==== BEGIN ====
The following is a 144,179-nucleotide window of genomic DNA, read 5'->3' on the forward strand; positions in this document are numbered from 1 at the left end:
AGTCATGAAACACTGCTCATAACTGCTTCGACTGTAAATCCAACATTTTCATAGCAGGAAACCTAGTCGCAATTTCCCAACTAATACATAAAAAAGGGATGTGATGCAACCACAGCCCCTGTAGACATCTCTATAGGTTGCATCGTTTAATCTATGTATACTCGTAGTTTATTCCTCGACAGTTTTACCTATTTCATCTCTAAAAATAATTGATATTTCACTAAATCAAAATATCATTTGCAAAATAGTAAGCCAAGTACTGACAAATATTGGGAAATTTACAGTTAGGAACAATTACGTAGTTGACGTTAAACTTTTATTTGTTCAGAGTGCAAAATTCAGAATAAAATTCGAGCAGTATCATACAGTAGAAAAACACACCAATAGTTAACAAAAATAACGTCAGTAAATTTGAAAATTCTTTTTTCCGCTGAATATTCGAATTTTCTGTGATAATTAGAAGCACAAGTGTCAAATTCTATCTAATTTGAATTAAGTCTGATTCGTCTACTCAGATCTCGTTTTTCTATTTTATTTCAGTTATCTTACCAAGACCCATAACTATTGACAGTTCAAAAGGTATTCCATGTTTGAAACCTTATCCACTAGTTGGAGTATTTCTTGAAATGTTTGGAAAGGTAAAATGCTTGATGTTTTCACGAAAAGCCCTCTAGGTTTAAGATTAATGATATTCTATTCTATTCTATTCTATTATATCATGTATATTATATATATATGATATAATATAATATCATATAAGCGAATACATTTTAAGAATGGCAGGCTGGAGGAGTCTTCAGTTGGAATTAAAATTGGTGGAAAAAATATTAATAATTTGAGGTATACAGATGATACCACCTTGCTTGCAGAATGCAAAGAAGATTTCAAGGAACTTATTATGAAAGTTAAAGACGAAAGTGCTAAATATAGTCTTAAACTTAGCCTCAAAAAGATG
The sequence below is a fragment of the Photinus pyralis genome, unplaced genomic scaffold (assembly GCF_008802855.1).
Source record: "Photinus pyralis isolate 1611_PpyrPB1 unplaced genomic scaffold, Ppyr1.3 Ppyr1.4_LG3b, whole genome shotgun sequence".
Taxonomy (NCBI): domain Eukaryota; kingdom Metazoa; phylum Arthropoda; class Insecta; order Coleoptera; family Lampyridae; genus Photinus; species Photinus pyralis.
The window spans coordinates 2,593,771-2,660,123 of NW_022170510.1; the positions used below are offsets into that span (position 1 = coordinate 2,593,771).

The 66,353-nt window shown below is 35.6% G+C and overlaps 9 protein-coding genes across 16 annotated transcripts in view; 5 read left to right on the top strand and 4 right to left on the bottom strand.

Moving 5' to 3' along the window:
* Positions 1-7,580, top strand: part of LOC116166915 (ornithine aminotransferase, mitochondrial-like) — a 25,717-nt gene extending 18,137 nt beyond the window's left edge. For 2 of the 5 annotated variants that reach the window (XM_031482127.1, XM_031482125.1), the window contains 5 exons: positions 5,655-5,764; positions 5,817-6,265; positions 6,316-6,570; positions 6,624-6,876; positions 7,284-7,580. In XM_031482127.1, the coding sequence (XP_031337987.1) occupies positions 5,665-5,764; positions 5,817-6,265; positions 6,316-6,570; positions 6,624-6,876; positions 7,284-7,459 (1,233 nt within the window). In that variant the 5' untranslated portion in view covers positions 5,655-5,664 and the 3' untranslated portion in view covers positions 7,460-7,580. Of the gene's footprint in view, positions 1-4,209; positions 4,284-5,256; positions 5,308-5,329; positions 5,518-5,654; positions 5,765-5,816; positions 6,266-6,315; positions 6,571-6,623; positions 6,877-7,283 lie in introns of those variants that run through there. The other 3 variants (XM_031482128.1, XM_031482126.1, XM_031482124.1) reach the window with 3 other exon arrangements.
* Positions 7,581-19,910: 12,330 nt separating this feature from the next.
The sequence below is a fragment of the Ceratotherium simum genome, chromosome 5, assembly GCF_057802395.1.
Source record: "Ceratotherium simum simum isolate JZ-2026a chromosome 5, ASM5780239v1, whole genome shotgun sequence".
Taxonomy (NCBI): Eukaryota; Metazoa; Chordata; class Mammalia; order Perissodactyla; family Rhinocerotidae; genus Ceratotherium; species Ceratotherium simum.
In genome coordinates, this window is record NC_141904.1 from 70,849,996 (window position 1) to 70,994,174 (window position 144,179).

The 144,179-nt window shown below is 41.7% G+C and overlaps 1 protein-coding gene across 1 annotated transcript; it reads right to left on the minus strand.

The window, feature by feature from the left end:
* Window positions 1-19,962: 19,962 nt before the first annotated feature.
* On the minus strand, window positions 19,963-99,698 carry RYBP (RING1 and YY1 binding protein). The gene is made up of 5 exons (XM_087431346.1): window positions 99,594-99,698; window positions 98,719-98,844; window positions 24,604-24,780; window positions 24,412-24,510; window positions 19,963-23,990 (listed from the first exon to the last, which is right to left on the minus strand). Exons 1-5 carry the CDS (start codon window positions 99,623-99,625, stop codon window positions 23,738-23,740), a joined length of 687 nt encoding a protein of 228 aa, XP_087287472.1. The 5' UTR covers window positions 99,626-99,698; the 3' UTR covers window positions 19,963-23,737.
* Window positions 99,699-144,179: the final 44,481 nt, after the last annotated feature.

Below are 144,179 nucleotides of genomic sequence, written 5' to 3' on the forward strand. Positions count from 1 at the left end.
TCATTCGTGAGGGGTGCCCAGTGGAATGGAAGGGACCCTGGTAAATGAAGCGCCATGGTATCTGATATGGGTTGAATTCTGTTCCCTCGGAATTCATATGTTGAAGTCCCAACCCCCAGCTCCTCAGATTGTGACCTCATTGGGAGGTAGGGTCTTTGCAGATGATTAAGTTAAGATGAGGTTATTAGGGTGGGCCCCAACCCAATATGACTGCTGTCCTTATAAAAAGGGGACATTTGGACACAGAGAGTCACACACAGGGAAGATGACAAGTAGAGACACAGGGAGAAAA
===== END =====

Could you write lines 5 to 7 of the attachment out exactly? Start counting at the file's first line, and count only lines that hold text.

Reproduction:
Taxonomy (NCBI): domain Eukaryota; kingdom Metazoa; phylum Arthropoda; class Insecta; order Coleoptera; family Lampyridae; genus Photinus; species Photinus pyralis.
The window spans coordinates 2,593,771-2,660,123 of NW_022170510.1; the positions used below are offsets into that span (position 1 = coordinate 2,593,771).

The 66,353-nt window shown below is 35.6% G+C and overlaps 9 protein-coding genes across 16 annotated transcripts in view; 5 read left to right on the top strand and 4 right to left on the bottom strand.